If we are to learn more about CMT and the effectiveness of rehabilitation it is worth asking the patient and their caregiver. A recent Italian study by Padua et al recently described a survey of CMT patients and caregivers and their perspectives and perceptions of rehabilitation efficacy and needs. This cross sectional study used several standard questionnaires to survey 123 patients enrolled through clinical and genetic testing. It suggested not surprisingly that patients believe it is important to feel better after physical therapy. There was also a discrepancy between the perception of benefit from rehabilitation for the patient, versus the caregiver’s perception of benefit.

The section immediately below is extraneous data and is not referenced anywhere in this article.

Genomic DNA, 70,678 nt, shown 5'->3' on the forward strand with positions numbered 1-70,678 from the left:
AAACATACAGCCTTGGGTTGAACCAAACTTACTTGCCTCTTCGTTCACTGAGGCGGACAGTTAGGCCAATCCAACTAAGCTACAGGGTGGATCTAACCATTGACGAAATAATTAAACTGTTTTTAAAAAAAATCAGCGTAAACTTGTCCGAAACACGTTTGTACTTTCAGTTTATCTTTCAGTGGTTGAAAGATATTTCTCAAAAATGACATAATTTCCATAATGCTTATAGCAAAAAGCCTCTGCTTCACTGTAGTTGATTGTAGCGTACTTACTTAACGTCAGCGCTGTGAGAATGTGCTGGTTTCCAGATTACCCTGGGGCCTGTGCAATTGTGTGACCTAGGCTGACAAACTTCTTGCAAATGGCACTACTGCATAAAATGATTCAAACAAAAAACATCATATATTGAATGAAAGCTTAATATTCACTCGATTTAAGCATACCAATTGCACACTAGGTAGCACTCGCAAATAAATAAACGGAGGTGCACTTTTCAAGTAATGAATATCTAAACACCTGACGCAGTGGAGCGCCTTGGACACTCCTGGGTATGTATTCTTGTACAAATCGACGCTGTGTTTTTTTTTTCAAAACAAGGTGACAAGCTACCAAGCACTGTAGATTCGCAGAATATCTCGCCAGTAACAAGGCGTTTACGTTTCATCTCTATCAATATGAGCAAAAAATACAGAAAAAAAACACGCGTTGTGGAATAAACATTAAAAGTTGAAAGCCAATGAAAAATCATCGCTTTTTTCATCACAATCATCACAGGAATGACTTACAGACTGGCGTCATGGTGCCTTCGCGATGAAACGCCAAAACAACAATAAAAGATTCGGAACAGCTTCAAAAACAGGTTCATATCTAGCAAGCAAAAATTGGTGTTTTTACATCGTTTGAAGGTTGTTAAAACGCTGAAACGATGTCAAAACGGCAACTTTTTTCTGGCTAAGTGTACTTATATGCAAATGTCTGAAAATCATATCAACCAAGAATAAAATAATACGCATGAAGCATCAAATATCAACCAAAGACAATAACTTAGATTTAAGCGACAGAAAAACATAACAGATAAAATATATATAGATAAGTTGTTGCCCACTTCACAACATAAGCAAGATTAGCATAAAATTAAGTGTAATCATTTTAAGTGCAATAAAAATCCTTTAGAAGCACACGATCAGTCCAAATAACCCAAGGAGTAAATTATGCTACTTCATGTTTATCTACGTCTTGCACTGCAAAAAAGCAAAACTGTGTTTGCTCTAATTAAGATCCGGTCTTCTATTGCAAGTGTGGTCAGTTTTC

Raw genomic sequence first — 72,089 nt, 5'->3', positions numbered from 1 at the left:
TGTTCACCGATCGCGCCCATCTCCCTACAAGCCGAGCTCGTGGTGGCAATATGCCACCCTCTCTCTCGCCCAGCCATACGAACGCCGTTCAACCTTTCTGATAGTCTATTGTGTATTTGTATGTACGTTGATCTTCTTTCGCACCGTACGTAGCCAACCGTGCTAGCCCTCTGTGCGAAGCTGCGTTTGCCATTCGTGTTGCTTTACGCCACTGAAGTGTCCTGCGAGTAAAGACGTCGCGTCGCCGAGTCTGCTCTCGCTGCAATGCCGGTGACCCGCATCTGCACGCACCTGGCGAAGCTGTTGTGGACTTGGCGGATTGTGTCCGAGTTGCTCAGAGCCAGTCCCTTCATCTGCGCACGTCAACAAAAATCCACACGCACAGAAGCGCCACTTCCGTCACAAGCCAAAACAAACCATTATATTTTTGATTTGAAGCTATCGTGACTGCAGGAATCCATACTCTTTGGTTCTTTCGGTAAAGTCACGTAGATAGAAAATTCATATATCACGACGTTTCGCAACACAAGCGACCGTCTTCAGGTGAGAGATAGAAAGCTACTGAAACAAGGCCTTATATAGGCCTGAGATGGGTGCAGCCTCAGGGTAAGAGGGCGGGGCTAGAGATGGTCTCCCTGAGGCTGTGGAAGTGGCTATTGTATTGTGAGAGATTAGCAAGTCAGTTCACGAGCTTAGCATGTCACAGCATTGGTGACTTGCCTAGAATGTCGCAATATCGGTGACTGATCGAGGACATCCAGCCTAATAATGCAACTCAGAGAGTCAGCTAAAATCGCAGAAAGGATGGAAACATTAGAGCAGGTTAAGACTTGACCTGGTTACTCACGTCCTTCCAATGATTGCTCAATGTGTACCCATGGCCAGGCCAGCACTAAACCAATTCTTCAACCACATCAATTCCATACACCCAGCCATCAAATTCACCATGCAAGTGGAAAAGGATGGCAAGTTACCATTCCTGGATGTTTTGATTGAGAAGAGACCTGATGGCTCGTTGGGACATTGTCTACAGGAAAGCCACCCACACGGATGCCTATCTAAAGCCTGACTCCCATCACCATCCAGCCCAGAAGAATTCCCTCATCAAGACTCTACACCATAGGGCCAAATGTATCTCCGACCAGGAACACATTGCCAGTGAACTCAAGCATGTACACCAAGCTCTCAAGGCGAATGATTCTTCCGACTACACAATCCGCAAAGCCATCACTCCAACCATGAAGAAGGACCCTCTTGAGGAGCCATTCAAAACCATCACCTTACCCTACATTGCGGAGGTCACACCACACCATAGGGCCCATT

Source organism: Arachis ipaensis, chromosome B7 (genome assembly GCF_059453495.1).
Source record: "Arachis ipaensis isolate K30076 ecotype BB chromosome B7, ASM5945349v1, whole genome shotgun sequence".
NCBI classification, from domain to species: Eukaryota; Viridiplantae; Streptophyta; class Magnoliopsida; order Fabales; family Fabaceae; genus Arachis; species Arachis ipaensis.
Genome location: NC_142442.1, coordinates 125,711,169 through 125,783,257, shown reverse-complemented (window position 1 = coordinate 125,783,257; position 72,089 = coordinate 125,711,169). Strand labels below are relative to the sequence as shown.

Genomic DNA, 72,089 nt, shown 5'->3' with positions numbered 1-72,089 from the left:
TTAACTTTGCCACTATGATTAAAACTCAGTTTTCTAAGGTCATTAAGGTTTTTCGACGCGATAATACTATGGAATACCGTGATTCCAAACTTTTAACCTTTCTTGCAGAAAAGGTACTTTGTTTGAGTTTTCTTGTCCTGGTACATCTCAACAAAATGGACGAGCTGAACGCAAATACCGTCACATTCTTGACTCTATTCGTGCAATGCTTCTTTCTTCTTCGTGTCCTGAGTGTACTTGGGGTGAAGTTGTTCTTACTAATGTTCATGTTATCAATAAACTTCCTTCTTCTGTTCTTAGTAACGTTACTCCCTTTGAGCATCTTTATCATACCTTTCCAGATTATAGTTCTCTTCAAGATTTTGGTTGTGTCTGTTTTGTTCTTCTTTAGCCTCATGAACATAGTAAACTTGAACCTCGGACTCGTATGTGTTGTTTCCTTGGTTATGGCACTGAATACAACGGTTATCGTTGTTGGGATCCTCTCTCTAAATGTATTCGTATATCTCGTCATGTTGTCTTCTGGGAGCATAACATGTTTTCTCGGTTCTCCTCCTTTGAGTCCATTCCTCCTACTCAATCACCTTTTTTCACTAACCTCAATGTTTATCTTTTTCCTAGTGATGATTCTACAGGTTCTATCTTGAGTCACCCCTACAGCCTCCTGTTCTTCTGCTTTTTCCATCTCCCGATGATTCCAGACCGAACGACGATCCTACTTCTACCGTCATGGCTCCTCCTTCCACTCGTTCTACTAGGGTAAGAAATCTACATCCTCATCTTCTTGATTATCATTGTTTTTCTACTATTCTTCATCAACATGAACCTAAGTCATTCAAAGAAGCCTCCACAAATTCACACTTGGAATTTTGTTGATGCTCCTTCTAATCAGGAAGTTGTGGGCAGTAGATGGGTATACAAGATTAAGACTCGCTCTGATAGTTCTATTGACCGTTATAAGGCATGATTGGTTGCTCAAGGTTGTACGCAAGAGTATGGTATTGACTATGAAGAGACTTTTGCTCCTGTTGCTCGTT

When we think of animal models for diseases like CMT, probably the fly is the furthest from our mind. Yet the humble fly may have overturned our basic understanding of the disease mechanism behind CMT2B becoming the first animal model for this disease. For CMT2B it was long thought to be a gain of function disease. A recent study by Cherry and co-workers at the University of Texas Southwestern Medical Center, show that neurons lacking a gene for rab7 result in neuropathy, while addition of Rab7 proteins could return function. Such insights can affect how we approach trying to find a cure for the disease, perhaps methods to increase Rab7 proteins while opposite to the previous dogma, may actually be right. There are still hurdles to overcome because the fly may not be a perfect model for human CMT2B.